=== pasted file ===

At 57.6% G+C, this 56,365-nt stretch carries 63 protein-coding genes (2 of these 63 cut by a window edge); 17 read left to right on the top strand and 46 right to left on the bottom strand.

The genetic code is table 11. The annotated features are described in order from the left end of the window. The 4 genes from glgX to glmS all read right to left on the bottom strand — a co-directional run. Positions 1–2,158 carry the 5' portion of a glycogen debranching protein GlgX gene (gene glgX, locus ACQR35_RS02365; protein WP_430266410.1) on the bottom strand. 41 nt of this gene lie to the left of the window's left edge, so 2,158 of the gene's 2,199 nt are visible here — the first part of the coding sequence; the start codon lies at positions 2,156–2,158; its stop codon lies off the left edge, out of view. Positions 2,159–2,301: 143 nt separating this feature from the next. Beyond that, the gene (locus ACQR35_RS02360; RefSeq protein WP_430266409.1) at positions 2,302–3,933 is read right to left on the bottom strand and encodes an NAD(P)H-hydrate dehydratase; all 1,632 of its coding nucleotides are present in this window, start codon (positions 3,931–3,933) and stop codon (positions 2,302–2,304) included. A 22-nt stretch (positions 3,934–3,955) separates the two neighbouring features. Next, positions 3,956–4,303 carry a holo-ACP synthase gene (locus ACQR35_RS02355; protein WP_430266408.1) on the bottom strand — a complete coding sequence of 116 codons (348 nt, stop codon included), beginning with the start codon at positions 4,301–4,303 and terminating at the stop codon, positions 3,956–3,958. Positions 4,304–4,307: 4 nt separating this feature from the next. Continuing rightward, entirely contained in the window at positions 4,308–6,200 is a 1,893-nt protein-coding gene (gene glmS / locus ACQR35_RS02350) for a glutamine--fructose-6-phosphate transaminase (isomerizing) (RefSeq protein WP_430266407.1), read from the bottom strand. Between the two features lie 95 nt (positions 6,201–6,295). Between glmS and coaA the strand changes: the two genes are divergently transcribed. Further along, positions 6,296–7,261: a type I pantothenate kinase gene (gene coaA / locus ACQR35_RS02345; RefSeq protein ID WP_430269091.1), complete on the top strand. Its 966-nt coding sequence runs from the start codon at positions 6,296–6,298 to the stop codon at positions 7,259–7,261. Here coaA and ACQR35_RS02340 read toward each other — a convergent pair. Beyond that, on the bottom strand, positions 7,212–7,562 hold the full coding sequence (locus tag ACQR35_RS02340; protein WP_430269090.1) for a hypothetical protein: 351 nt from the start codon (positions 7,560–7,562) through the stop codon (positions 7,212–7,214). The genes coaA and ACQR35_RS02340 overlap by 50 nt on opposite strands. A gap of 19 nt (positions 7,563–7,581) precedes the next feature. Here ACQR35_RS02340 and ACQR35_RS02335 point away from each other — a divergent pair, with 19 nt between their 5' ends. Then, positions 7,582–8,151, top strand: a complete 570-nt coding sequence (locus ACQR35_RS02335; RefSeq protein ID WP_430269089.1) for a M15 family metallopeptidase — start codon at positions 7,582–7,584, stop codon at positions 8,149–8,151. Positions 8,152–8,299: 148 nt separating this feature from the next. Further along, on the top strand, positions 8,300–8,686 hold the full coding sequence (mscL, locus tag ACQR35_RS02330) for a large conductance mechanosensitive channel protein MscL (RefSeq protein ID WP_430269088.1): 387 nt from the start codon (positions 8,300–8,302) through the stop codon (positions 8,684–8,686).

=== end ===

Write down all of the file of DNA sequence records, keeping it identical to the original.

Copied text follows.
At 57.6% G+C, this 56,365-nt stretch carries 63 protein-coding genes (2 of these 63 cut by a window edge); 17 read left to right on the top strand and 46 right to left on the bottom strand.

The genetic code is table 11. The annotated features are described in order from the left end of the window. The 4 genes from glgX to glmS all read right to left on the bottom strand — a co-directional run. Positions 1–2,158 carry the 5' portion of a glycogen debranching protein GlgX gene (gene glgX, locus ACQR35_RS02365; protein WP_430266410.1) on the bottom strand. 41 nt of this gene lie to the left of the window's left edge, so 2,158 of the gene's 2,199 nt are visible here — the first part of the coding sequence; the start codon lies at positions 2,156–2,158; its stop codon lies off the left edge, out of view. Positions 2,159–2,301: 143 nt separating this feature from the next. Beyond that, the gene (locus ACQR35_RS02360; RefSeq protein WP_430266409.1) at positions 2,302–3,933 is read right to left on the bottom strand and encodes an NAD(P)H-hydrate dehydratase; all 1,632 of its coding nucleotides are present in this window, start codon (positions 3,931–3,933) and stop codon (positions 2,302–2,304) included. A 22-nt stretch (positions 3,934–3,955) separates the two neighbouring features. Next, positions 3,956–4,303 carry a holo-ACP synthase gene (locus ACQR35_RS02355; protein WP_430266408.1) on the bottom strand — a complete coding sequence of 116 codons (348 nt, stop codon included), beginning with the start codon at positions 4,301–4,303 and terminating at the stop codon, positions 3,956–3,958. Positions 4,304–4,307: 4 nt separating this feature from the next. Continuing rightward, entirely contained in the window at positions 4,308–6,200 is a 1,893-nt protein-coding gene (gene glmS / locus ACQR35_RS02350) for a glutamine--fructose-6-phosphate transaminase (isomerizing) (RefSeq protein WP_430266407.1), read from the bottom strand. Between the two features lie 95 nt (positions 6,201–6,295). Between glmS and coaA the strand changes: the two genes are divergently transcribed. Further along, positions 6,296–7,261: a type I pantothenate kinase gene (gene coaA / locus ACQR35_RS02345; RefSeq protein ID WP_430269091.1), complete on the top strand. Its 966-nt coding sequence runs from the start codon at positions 6,296–6,298 to the stop codon at positions 7,259–7,261. Here coaA and ACQR35_RS02340 read toward each other — a convergent pair. Beyond that, on the bottom strand, positions 7,212–7,562 hold the full coding sequence (locus tag ACQR35_RS02340; protein WP_430269090.1) for a hypothetical protein: 351 nt from the start codon (positions 7,560–7,562) through the stop codon (positions 7,212–7,214). The genes coaA and ACQR35_RS02340 overlap by 50 nt on opposite strands. A gap of 19 nt (positions 7,563–7,581) precedes the next feature. Here ACQR35_RS02340 and ACQR35_RS02335 point away from each other — a divergent pair, with 19 nt between their 5' ends. Then, positions 7,582–8,151, top strand: a complete 570-nt coding sequence (locus ACQR35_RS02335; RefSeq protein ID WP_430269089.1) for a M15 family metallopeptidase — start codon at positions 7,582–7,584, stop codon at positions 8,149–8,151. Positions 8,152–8,299: 148 nt separating this feature from the next. Further along, on the top strand, positions 8,300–8,686 hold the full coding sequence (mscL, locus tag ACQR35_RS02330) for a large conductance mechanosensitive channel protein MscL (RefSeq protein ID WP_430269088.1): 387 nt from the start codon (positions 8,300–8,302) through the stop codon (positions 8,684–8,686).